Thursday, September 27, 2007

Pentagon Hints Contractors Can Be Tried In Military Courts

The Washington Times

Pentagon officials suggested yesterday that U.S. civilian security contractors in Iraq fall under the Uniformed Code of Military Justice and could be prosecuted in military courts for offenses against Iraqis.

Pentagon spokesman Geoff Morrell told reporters that while U.S. civilians working in Iraq under Department of Defense contracts were not subject to Iraqi law, they could be held accountable under U.S. law.

Iraqi officials have complained of their inability to prosecute civilian contractors, some of whom have been accused of shooting indiscriminately into crowds and killing innocent civilians. Questions have been raised whether the contractors are subject to any law at all.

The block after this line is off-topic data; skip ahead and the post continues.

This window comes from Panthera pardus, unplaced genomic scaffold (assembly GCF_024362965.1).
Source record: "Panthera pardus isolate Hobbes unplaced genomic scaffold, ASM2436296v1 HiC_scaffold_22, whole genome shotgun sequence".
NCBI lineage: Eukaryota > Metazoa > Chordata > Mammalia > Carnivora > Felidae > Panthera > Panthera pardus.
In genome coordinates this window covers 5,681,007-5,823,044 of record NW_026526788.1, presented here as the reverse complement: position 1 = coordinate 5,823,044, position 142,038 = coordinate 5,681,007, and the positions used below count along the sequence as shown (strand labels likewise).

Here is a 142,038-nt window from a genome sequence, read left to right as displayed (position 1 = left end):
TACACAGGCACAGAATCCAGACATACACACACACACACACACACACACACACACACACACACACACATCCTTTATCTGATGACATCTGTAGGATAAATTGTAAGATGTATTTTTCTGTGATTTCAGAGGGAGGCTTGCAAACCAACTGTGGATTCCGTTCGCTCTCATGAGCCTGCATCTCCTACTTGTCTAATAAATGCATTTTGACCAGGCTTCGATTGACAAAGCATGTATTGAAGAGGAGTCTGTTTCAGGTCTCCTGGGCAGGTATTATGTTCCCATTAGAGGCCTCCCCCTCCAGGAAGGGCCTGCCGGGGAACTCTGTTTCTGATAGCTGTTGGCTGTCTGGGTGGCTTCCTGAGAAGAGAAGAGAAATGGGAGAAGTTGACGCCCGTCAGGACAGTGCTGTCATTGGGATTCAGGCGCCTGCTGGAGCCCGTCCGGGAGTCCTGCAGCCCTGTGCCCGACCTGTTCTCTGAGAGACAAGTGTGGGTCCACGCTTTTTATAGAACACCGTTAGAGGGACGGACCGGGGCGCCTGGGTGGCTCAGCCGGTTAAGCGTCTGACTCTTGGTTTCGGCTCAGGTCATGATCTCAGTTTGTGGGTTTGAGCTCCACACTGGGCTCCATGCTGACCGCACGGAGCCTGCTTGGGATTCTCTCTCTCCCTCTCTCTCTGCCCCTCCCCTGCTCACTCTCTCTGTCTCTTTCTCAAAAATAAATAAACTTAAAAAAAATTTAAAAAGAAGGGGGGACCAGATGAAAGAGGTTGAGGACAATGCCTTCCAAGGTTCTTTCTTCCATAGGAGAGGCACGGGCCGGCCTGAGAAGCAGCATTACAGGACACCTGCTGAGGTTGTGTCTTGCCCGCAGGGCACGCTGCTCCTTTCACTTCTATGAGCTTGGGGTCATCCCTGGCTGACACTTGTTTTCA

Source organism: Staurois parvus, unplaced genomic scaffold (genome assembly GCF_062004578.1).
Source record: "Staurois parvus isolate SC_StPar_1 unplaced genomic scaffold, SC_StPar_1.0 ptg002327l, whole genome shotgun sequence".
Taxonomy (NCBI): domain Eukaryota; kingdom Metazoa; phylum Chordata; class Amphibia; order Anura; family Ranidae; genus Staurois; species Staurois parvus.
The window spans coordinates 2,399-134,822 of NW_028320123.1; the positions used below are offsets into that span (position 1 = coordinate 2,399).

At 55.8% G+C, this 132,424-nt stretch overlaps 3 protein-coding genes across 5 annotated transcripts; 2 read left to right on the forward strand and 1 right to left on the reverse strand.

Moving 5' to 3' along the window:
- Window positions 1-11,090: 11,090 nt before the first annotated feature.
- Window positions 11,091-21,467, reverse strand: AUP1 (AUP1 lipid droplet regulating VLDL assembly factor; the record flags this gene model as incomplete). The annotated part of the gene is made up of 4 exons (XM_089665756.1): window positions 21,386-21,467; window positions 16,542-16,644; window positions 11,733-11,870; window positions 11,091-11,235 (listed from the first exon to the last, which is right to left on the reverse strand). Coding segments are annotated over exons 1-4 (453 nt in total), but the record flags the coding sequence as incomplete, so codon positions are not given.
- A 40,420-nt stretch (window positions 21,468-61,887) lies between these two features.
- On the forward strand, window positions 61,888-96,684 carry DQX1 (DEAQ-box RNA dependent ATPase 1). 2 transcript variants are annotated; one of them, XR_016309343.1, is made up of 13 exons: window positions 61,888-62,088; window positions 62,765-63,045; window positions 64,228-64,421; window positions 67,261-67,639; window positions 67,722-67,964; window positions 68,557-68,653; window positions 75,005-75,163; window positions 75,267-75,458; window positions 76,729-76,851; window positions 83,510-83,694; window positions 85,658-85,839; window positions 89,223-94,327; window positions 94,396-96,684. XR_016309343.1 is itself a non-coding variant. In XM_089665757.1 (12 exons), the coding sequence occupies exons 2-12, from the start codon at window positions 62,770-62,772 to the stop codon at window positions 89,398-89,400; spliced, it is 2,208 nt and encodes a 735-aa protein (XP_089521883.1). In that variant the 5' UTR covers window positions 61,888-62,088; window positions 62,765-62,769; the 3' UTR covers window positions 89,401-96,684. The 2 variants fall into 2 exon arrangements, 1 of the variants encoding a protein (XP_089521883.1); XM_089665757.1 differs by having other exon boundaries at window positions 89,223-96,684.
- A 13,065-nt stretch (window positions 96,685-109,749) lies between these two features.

But Mr. Morrell said yesterday that the United States has the means through the Military Extraterritorial Jurisdiction Act and the Uniform Code of Military Justice "to hold contractors accountable."

"We have the means to go after them through the Department of Justice and we have the means to go after them through the military courts," he said.

Gary Myers, an Austin, Texas, lawyer who has defended both contractors and U.S. military personnel — including Sgt. Evan Vela, the soldier accused in a recent sniper-baiting case — disagreed. "Attempting to impose the military justice system on civilians is foolhardy, he said. "It raises more questions than it answers, and is probably constitutionally deficient with respect to civilians."......

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